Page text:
Madame Alexander's Portrait Dolls of 1945-46
Collectors have speculated for years about the series of seven 21-inch Portrait Dolls offered by the Alexander Doll Company from 1945-46. Doll Reader is pleased to present photographs of the collection and to provide exciting details about the series.
BY A. GLENN MANDEVILLE. PHOTOGRAPHY BY DEIRDRE OLSON
Source: March/April 2001 • Doll Reader , Pages 66-68
When we think of Madame Alexander, many seasoned collectors retain a mental image of Madame in her later years as the grand dame of the doll world, the woman who personified a successful doll company even though she no longer was involved in its day-to-day operation. The younger Madame Alexander was much more than the figurehead of a business. She was the business. She was not only the lead designer but also the key decision maker.
The period of Madame's life that collectors often deem her most creative was from approximately the midl 1930s to the mid-1960s. Of particular interest to collectors is the company's era of composition dolls made from 1934 to 1946. Despite shortages caused by the Depression and World War II, the Alexander Doll Company was able to offer dolls that the world had not seen since the French bebis of the 1880s. A series of Portrait Dolls made from 1945-46 had been advertised, but none of the dolls had come to light ... until now.
Madame Alexander's first large Portrait Doll was released in the Alexander 1939 line. She was a towering 21-inch, all-composition beauty named Princess Flavia. The doll had tiny, pursed lips, glass sleep eyes with eyelashes, and an elaborate, mohair wig styled with braids that encircled her head. The doll was loosely based on a combination of opera characters, with an allusion toward royalty. Flavia was priced at $60. While unsubstantiated, it is believed that very few of the Flavia dolls were ordered and sold in 1939. The Portrait Doll concept disappeared from the Alexander line. But as the end of World War II neared in 1945, Madame was ready with an impressive line-up of dolls, including an ambitious new venture.
Princess Flavia was included in the 1945 Alexander line, only this time her name had been changed to Victoria. More exciting still was that Victoria was accompanied by six other 21-inch all-composition beauties. Each doll cost $7 5. Called the Portrait Dolls, these were the first in a series of dolls that to this day are, in some form or another, part of the Alexander line-up at Toy Fair.
The Portrait Dolls are tagged with the name Madame Alexander only. In many cases, the tag has been found on the underwear instead of on the outside shoulder seam. This may have been done to avoid marring the beauty of the costumes. All the dolls wear basically the same style undergarments, hose and shoes, with trim and color variations depending upon the colors of the doll's costume. The face molds for the Portrait Dolls are all the same, as is the make-up. The eye colors range from a light brown to a very light blue.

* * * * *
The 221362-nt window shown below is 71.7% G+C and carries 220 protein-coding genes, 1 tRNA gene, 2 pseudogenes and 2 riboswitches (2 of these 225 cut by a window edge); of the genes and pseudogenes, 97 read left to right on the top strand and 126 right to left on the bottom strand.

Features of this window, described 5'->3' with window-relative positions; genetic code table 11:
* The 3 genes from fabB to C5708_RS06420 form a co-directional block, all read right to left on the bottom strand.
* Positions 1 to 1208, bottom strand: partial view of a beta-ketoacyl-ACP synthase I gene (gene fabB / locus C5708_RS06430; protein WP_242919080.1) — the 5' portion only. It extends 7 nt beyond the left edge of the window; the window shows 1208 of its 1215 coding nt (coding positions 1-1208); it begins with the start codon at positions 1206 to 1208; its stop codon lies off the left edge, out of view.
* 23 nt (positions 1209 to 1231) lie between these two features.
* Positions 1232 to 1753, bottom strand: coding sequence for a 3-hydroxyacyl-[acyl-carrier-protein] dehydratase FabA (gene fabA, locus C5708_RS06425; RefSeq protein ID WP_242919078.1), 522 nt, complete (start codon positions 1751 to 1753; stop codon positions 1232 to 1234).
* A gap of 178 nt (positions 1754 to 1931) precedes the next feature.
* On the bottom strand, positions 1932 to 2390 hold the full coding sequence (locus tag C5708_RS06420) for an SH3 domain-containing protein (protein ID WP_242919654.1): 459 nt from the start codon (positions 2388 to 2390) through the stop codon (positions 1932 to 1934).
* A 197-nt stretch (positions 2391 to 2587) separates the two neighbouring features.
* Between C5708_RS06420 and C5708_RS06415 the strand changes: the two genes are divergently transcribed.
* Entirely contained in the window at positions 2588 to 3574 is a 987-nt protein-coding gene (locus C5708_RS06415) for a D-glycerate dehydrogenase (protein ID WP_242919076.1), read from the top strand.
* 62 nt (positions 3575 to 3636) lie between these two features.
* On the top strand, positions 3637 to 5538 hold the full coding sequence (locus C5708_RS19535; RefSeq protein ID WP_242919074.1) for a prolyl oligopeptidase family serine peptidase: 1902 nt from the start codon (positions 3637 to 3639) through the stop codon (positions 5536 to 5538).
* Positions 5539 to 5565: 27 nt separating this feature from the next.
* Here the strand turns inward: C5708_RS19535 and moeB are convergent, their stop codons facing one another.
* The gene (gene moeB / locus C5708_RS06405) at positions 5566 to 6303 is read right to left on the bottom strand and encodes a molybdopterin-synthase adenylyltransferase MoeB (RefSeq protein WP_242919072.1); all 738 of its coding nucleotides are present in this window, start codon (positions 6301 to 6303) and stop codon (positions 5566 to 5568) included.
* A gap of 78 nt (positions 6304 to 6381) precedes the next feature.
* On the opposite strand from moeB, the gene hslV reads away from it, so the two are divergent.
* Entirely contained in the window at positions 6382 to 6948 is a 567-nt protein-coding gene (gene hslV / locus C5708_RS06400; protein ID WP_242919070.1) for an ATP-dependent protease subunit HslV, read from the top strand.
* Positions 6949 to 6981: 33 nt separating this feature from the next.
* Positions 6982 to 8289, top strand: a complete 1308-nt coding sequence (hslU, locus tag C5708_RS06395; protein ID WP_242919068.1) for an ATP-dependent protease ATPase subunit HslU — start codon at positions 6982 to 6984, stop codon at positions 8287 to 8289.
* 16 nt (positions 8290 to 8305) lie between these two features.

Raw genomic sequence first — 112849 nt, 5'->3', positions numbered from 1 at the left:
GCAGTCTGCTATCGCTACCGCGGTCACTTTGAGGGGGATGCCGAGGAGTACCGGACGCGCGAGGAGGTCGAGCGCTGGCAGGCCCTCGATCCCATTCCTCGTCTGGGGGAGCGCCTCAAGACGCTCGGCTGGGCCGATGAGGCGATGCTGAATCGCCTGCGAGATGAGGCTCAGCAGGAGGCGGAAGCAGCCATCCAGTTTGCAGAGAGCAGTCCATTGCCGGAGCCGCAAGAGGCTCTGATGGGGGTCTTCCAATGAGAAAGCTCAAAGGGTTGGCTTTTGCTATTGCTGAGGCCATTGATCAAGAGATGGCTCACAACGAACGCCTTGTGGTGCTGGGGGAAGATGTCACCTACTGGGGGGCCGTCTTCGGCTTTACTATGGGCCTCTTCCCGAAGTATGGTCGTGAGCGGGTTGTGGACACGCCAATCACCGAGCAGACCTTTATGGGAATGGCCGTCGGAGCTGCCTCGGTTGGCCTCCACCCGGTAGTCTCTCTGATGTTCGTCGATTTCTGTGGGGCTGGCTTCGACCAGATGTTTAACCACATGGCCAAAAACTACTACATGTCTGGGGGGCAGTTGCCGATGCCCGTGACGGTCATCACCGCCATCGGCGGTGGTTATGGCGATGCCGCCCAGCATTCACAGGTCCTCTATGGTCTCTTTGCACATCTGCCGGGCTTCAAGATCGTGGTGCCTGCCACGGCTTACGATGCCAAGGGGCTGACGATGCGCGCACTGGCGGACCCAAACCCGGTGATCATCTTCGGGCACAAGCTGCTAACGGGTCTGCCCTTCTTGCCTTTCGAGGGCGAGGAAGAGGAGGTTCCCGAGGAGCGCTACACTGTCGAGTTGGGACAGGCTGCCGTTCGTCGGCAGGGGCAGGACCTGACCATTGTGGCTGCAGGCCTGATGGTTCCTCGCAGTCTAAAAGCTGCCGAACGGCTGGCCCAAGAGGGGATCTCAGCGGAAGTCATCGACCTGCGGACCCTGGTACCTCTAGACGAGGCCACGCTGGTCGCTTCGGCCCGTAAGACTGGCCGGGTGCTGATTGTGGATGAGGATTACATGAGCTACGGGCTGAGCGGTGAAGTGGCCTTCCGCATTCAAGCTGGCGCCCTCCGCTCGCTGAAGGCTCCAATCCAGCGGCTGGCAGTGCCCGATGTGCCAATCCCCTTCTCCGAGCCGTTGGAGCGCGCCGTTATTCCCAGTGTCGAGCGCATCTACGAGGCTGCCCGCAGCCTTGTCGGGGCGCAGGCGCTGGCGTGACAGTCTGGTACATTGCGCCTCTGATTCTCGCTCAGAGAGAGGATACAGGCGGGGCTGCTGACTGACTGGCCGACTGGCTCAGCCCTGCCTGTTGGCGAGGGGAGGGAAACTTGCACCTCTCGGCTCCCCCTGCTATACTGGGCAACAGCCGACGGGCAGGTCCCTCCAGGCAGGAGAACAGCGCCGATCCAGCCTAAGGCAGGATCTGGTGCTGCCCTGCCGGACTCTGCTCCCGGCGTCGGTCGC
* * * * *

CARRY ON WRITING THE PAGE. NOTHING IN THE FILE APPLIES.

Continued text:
Even the most severe critic would have to say that this group of dolls is arguably one of the finest lines ever produced by the Alexander Doll Company. The dolls were publicized in advertisements with artist sketches. The dolls must have sold at least as well as expected because the series was offered again in 1946. If none, or too few, had been sold in 1945, the line would have been discontinued. Madame had once again triumphed by being the first to initiate a new series of expensive, large dolls and by setting a standard of excellence for others to follow.
The private collection shown here comes from a single owner who purchased the dolls from a Chicago store when they initially were offered. Some still have their original $ 7 5 price tags! Having been packed away for more than 50 years, the dolls' clothing, when photographed, needed a good steaming; but most of the dolls are in excellent condition, with everything original to the dolls still intact. It is the first time the entire group has been on display and identified.
The dolls have no personalized nametags. It was, and still is, the practice of the company to stamp the name of each character on the end of each Alexander box. The boxes in which this collection of dolls was packed did not survive. The names of the Portrait Dolls have been identified using sketches from 1940s newspaper ads. The names are Orchard Princess, Godey, Victoria, Princess Flavia, Lady Windermere, Renoir, Antoinette and Melanie. An ad has surfaced identifying the Renoir doll as Carmen; it is not known if the doll's name was changed.
While it is exciting to find even
one perfect Alexander doll from a
series that is more than 50 years old, to
find a formerly unseen, entire series
in the possession of the original owner
is a wonderful experience. Madame
Alexander often quoted the poet John
Keats, who wrote, "A thing of beauty is
a joy forever," when she described the
value of her dolls. The statement is es
pecially appropriate for these extqor
dinary creations from an icon of 20th
century doll design.
The author would like to thank photog;rapher Deirdre Olson for hei· outstanding photog;raphy and for alerting me to the existence of this amazing collection of dolls. Without her hard work, this story could not have been told.
Portrait Dolls is a registered tradeinark of the Alexander Doll Company.
Orchard Princess, Godey, Victoria, Princess Flavia, Lady Windennere, Renoir, Antoinette, Melanie and Carmen were na,nes tradeinarked by the Alexander Doll Company.